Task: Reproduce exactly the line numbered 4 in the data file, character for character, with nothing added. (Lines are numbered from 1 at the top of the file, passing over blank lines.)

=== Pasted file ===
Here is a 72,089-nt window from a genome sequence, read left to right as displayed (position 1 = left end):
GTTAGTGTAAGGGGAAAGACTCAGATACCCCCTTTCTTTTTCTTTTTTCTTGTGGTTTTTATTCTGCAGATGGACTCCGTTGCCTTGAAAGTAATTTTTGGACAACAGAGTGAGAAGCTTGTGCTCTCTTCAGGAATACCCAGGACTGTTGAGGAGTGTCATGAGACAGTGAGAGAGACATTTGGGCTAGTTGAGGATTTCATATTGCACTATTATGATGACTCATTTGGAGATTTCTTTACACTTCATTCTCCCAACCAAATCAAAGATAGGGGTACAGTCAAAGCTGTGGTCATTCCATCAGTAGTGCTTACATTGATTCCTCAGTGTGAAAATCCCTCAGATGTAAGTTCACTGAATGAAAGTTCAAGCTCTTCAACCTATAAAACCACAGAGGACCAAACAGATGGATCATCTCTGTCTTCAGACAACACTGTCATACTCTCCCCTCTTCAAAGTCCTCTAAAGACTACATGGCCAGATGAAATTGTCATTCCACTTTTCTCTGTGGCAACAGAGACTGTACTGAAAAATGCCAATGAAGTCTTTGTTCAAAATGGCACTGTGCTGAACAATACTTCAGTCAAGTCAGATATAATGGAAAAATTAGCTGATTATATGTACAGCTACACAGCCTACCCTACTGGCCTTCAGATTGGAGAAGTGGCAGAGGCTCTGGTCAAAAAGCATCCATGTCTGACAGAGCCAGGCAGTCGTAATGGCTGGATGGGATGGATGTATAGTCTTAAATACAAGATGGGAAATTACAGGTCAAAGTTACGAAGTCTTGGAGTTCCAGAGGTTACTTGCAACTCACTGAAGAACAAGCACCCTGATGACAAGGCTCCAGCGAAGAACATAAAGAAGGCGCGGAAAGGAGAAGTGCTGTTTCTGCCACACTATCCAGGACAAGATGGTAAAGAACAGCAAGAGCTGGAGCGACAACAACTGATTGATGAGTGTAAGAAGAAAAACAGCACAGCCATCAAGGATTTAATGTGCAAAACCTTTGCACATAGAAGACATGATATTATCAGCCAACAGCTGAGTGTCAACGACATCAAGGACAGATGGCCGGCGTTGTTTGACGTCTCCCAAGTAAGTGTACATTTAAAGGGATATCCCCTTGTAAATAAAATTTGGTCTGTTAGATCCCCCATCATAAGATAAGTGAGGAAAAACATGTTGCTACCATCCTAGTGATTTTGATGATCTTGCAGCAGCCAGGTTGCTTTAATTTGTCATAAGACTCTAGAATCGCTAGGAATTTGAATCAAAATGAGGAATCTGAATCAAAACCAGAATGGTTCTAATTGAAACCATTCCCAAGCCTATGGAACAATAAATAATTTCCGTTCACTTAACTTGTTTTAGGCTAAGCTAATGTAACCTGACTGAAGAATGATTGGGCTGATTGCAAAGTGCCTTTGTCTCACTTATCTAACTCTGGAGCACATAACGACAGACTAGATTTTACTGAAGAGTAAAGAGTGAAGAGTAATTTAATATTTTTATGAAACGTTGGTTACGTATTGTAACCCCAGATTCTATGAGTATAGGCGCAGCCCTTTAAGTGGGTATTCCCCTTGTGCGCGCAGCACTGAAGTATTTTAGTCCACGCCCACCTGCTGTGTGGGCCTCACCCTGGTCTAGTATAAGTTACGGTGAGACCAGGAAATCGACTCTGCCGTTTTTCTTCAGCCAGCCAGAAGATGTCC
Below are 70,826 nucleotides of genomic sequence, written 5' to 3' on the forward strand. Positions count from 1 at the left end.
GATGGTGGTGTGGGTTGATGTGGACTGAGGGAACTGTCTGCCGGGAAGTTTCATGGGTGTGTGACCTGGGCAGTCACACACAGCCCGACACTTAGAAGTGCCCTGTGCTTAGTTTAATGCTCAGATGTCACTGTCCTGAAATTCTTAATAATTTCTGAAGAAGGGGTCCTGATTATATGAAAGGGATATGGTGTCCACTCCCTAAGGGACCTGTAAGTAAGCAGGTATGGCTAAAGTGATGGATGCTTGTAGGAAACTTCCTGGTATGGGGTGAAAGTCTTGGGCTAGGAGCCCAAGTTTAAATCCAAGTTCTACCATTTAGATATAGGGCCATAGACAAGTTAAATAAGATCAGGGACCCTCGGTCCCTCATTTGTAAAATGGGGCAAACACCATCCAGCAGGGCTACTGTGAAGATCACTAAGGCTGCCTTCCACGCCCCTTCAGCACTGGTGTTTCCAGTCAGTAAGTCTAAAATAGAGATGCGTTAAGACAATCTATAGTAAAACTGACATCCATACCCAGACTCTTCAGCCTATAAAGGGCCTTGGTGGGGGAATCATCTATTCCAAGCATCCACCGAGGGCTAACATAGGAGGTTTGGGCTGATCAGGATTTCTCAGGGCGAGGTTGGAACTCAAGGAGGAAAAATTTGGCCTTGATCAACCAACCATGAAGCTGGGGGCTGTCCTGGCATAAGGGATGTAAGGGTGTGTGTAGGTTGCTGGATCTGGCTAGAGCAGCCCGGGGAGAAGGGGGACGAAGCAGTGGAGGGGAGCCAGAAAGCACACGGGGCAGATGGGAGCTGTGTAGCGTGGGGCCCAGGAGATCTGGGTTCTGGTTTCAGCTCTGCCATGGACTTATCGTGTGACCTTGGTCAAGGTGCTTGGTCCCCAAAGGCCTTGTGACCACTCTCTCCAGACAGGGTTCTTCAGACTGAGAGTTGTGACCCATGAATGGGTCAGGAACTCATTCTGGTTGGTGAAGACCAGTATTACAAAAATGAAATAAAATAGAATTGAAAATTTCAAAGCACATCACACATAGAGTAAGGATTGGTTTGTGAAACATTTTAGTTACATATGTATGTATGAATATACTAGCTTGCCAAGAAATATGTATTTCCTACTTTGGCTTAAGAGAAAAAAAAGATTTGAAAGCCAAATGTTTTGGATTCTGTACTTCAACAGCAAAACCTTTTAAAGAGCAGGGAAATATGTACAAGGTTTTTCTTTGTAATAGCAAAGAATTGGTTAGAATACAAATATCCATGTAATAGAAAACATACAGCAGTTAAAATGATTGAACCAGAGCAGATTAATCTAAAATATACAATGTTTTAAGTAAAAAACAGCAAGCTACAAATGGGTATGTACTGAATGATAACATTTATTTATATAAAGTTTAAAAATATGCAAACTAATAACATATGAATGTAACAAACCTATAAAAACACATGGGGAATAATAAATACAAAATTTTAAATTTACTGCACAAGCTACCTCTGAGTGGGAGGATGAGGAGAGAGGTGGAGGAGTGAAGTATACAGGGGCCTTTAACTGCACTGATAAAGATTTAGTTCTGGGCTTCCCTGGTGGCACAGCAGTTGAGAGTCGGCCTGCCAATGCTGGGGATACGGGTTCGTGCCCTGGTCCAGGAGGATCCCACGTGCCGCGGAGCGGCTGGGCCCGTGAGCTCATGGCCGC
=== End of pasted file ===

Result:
GATGGTGGTGTGGGTTGATGTGGACTGAGGGAACTGTCTGCCGGGAAGTTTCATGGGTGTGTGACCTGGGCAGTCACACACAGCCCGACACTTAGAAGTGCCCTGTGCTTAGTTTAATGCTCAGATGTCACTGTCCTGAAATTCTTAATAATTTCTGAAGAAGGGGTCCTGATTATATGAAAGGGATATGGTGTCCACTCCCTAAGGGACCTGTAAGTAAGCAGGTATGGCTAAAGTGATGGATGCTTGTAGGAAACTTCCTGGTATGGGGTGAAAGTCTTGGGCTAGGAGCCCAAGTTTAAATCCAAGTTCTACCATTTAGATATAGGGCCATAGACAAGTTAAATAAGATCAGGGACCCTCGGTCCCTCATTTGTAAAATGGGGCAAACACCATCCAGCAGGGCTACTGTGAAGATCACTAAGGCTGCCTTCCACGCCCCTTCAGCACTGGTGTTTCCAGTCAGTAAGTCTAAAATAGAGATGCGTTAAGACAATCTATAGTAAAACTGACATCCATACCCAGACTCTTCAGCCTATAAAGGGCCTTGGTGGGGGAATCATCTATTCCAAGCATCCACCGAGGGCTAACATAGGAGGTTTGGGCTGATCAGGATTTCTCAGGGCGAGGTTGGAACTCAAGGAGGAAAAATTTGGCCTTGATCAACCAACCATGAAGCTGGGGGCTGTCCTGGCATAAGGGATGTAAGGGTGTGTGTAGGTTGCTGGATCTGGCTAGAGCAGCCCGGGGAGAAGGGGGACGAAGCAGTGGAGGGGAGCCAGAAAGCACACGGGGCAGATGGGAGCTGTGTAGCGTGGGGCCCAGGAGATCTGGGTTCTGGTTTCAGCTCTGCCATGGACTTATCGTGTGACCTTGGTCAAGGTGCTTGGTCCCCAAAGGCCTTGTGACCACTCTCTCCAGACAGGGTTCTTCAGACTGAGAGTTGTGACCCATGAATGGGTCAGGAACTCATTCTGGTTGGTGAAGACCAGTATTACAAAAATGAAATAAAATAGAATTGAAAATTTCAAAGCACATCACACATAGAGTAAGGATTGGTTTGTGAAACATTTTAGTTACATATGTATGTATGAATATACTAGCTTGCCAAGAAATATGTATTTCCTACTTTGGCTTAAGAGAAAAAAAAGATTTGAAAGCCAAATGTTTTGGATTCTGTACTTCAACAGCAAAACCTTTTAAAGAGCAGGGAAATATGTACAAGGTTTTTCTTTGTAATAGCAAAGAATTGGTTAGAATACAAATATCCATGTAATAGAAAACATACAGCAGTTAAAATGATTGAACCAGAGCAGATTAATCTAAAATATACAATGTTTTAAGTAAAAAACAGCAAGCTACAAATGGGTATGTACTGAATGATAACATTTATTTATATAAAGTTTAAAAATATGCAAACTAATAACATATGAATGTAACAAACCTATAAAAACACATGGGGAATAATAAATACAAAATTTTAAATTTACTGCACAAGCTACCTCTGAGTGGGAGGATGAGGAGAGAGGTGGAGGAGTGAAGTATACAGGGGCCTTTAACTGCACTGATAAAGATTTAGTTCTGGGCTTCCCTGGTGGCACAGCAGTTGAGAGTCGGCCTGCCAATGCTGGGGATACGGGTTCGTGCCCTGGTCCAGGAGGATCCCACGTGCCGCGGAGCGGCTGGGCCCGTGAGCTCATGGCCGC